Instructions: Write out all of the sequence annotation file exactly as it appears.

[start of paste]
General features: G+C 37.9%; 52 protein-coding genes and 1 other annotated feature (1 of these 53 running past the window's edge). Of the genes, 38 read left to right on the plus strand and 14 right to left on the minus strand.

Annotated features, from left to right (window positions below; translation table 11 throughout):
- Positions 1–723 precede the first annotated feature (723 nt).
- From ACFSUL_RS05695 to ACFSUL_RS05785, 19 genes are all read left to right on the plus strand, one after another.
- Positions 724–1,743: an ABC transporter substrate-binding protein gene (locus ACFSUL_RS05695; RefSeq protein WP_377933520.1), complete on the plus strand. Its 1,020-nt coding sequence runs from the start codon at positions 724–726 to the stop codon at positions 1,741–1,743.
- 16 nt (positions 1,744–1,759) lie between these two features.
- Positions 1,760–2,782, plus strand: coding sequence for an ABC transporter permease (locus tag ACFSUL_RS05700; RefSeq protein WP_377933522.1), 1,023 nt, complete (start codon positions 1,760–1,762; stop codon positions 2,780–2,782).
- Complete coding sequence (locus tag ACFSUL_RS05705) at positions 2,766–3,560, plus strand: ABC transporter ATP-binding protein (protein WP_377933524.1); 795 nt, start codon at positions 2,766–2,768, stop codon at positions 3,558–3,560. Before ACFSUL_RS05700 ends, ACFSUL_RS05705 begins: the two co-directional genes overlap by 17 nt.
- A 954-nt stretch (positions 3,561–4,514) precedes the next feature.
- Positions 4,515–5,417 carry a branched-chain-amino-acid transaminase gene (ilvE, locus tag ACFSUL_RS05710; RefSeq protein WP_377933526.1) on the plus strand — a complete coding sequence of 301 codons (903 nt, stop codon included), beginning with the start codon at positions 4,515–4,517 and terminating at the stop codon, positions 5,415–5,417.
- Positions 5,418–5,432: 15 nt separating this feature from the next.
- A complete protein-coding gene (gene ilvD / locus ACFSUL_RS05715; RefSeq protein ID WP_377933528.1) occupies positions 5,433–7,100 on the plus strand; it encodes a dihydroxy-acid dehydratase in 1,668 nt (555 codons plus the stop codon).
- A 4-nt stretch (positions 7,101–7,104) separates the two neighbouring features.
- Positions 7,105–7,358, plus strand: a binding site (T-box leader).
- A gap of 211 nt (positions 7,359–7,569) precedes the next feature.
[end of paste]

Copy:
General features: G+C 37.9%; 52 protein-coding genes and 1 other annotated feature (1 of these 53 running past the window's edge). Of the genes, 38 read left to right on the plus strand and 14 right to left on the minus strand.

Annotated features, from left to right (window positions below; translation table 11 throughout):
- Positions 1–723 precede the first annotated feature (723 nt).
- From ACFSUL_RS05695 to ACFSUL_RS05785, 19 genes are all read left to right on the plus strand, one after another.
- Positions 724–1,743: an ABC transporter substrate-binding protein gene (locus ACFSUL_RS05695; RefSeq protein WP_377933520.1), complete on the plus strand. Its 1,020-nt coding sequence runs from the start codon at positions 724–726 to the stop codon at positions 1,741–1,743.
- 16 nt (positions 1,744–1,759) lie between these two features.
- Positions 1,760–2,782, plus strand: coding sequence for an ABC transporter permease (locus tag ACFSUL_RS05700; RefSeq protein WP_377933522.1), 1,023 nt, complete (start codon positions 1,760–1,762; stop codon positions 2,780–2,782).
- Complete coding sequence (locus tag ACFSUL_RS05705) at positions 2,766–3,560, plus strand: ABC transporter ATP-binding protein (protein WP_377933524.1); 795 nt, start codon at positions 2,766–2,768, stop codon at positions 3,558–3,560. Before ACFSUL_RS05700 ends, ACFSUL_RS05705 begins: the two co-directional genes overlap by 17 nt.
- A 954-nt stretch (positions 3,561–4,514) precedes the next feature.
- Positions 4,515–5,417 carry a branched-chain-amino-acid transaminase gene (ilvE, locus tag ACFSUL_RS05710; RefSeq protein WP_377933526.1) on the plus strand — a complete coding sequence of 301 codons (903 nt, stop codon included), beginning with the start codon at positions 4,515–4,517 and terminating at the stop codon, positions 5,415–5,417.
- Positions 5,418–5,432: 15 nt separating this feature from the next.
- A complete protein-coding gene (gene ilvD / locus ACFSUL_RS05715; RefSeq protein ID WP_377933528.1) occupies positions 5,433–7,100 on the plus strand; it encodes a dihydroxy-acid dehydratase in 1,668 nt (555 codons plus the stop codon).
- A 4-nt stretch (positions 7,101–7,104) separates the two neighbouring features.
- Positions 7,105–7,358, plus strand: a binding site (T-box leader).
- A gap of 211 nt (positions 7,359–7,569) precedes the next feature.